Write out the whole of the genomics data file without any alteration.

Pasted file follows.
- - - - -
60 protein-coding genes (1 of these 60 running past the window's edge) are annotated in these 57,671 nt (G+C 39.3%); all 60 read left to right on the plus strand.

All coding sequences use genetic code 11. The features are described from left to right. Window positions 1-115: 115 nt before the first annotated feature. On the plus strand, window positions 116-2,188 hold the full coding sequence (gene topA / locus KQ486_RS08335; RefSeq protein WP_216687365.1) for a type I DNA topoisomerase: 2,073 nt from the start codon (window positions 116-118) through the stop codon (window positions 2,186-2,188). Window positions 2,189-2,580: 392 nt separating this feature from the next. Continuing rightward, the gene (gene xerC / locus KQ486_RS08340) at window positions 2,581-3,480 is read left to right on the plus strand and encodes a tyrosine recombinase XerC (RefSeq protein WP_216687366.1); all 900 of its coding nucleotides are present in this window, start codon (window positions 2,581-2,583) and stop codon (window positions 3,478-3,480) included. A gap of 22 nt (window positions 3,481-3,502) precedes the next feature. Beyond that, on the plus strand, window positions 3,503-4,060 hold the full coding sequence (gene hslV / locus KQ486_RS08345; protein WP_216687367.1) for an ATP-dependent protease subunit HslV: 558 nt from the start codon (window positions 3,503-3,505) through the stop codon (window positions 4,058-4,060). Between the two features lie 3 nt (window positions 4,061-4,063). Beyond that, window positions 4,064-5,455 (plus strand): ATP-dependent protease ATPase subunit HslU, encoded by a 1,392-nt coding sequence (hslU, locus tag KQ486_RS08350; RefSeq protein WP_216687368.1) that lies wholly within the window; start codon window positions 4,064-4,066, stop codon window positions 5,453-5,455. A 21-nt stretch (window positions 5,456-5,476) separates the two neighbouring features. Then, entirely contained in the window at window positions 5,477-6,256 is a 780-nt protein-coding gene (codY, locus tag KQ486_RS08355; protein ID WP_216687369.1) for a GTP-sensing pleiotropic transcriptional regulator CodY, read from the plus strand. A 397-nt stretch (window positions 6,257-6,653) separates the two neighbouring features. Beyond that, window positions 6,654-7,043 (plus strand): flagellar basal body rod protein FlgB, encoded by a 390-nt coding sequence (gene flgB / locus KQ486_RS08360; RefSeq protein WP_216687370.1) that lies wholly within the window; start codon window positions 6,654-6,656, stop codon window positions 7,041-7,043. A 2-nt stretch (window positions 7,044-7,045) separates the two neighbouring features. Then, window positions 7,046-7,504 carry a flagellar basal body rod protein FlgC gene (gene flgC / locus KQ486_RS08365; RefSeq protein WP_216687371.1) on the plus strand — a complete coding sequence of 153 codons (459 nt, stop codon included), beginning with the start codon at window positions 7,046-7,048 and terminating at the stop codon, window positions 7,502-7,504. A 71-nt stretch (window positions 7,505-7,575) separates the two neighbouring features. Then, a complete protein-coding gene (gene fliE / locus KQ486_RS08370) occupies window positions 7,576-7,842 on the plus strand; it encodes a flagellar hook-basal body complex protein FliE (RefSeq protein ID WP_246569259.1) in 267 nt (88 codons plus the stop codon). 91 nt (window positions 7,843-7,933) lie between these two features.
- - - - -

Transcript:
60 protein-coding genes (1 of these 60 running past the window's edge) are annotated in these 57,671 nt (G+C 39.3%); all 60 read left to right on the plus strand.

All coding sequences use genetic code 11. The features are described from left to right. Window positions 1-115: 115 nt before the first annotated feature. On the plus strand, window positions 116-2,188 hold the full coding sequence (gene topA / locus KQ486_RS08335; RefSeq protein WP_216687365.1) for a type I DNA topoisomerase: 2,073 nt from the start codon (window positions 116-118) through the stop codon (window positions 2,186-2,188). Window positions 2,189-2,580: 392 nt separating this feature from the next. Continuing rightward, the gene (gene xerC / locus KQ486_RS08340) at window positions 2,581-3,480 is read left to right on the plus strand and encodes a tyrosine recombinase XerC (RefSeq protein WP_216687366.1); all 900 of its coding nucleotides are present in this window, start codon (window positions 2,581-2,583) and stop codon (window positions 3,478-3,480) included. A gap of 22 nt (window positions 3,481-3,502) precedes the next feature. Beyond that, on the plus strand, window positions 3,503-4,060 hold the full coding sequence (gene hslV / locus KQ486_RS08345; protein WP_216687367.1) for an ATP-dependent protease subunit HslV: 558 nt from the start codon (window positions 3,503-3,505) through the stop codon (window positions 4,058-4,060). Between the two features lie 3 nt (window positions 4,061-4,063). Beyond that, window positions 4,064-5,455 (plus strand): ATP-dependent protease ATPase subunit HslU, encoded by a 1,392-nt coding sequence (hslU, locus tag KQ486_RS08350; RefSeq protein WP_216687368.1) that lies wholly within the window; start codon window positions 4,064-4,066, stop codon window positions 5,453-5,455. A 21-nt stretch (window positions 5,456-5,476) separates the two neighbouring features. Then, entirely contained in the window at window positions 5,477-6,256 is a 780-nt protein-coding gene (codY, locus tag KQ486_RS08355; protein ID WP_216687369.1) for a GTP-sensing pleiotropic transcriptional regulator CodY, read from the plus strand. A 397-nt stretch (window positions 6,257-6,653) separates the two neighbouring features. Beyond that, window positions 6,654-7,043 (plus strand): flagellar basal body rod protein FlgB, encoded by a 390-nt coding sequence (gene flgB / locus KQ486_RS08360; RefSeq protein WP_216687370.1) that lies wholly within the window; start codon window positions 6,654-6,656, stop codon window positions 7,041-7,043. A 2-nt stretch (window positions 7,044-7,045) separates the two neighbouring features. Then, window positions 7,046-7,504 carry a flagellar basal body rod protein FlgC gene (gene flgC / locus KQ486_RS08365; RefSeq protein WP_216687371.1) on the plus strand — a complete coding sequence of 153 codons (459 nt, stop codon included), beginning with the start codon at window positions 7,046-7,048 and terminating at the stop codon, window positions 7,502-7,504. A 71-nt stretch (window positions 7,505-7,575) separates the two neighbouring features. Then, a complete protein-coding gene (gene fliE / locus KQ486_RS08370) occupies window positions 7,576-7,842 on the plus strand; it encodes a flagellar hook-basal body complex protein FliE (RefSeq protein ID WP_246569259.1) in 267 nt (88 codons plus the stop codon). 91 nt (window positions 7,843-7,933) lie between these two features.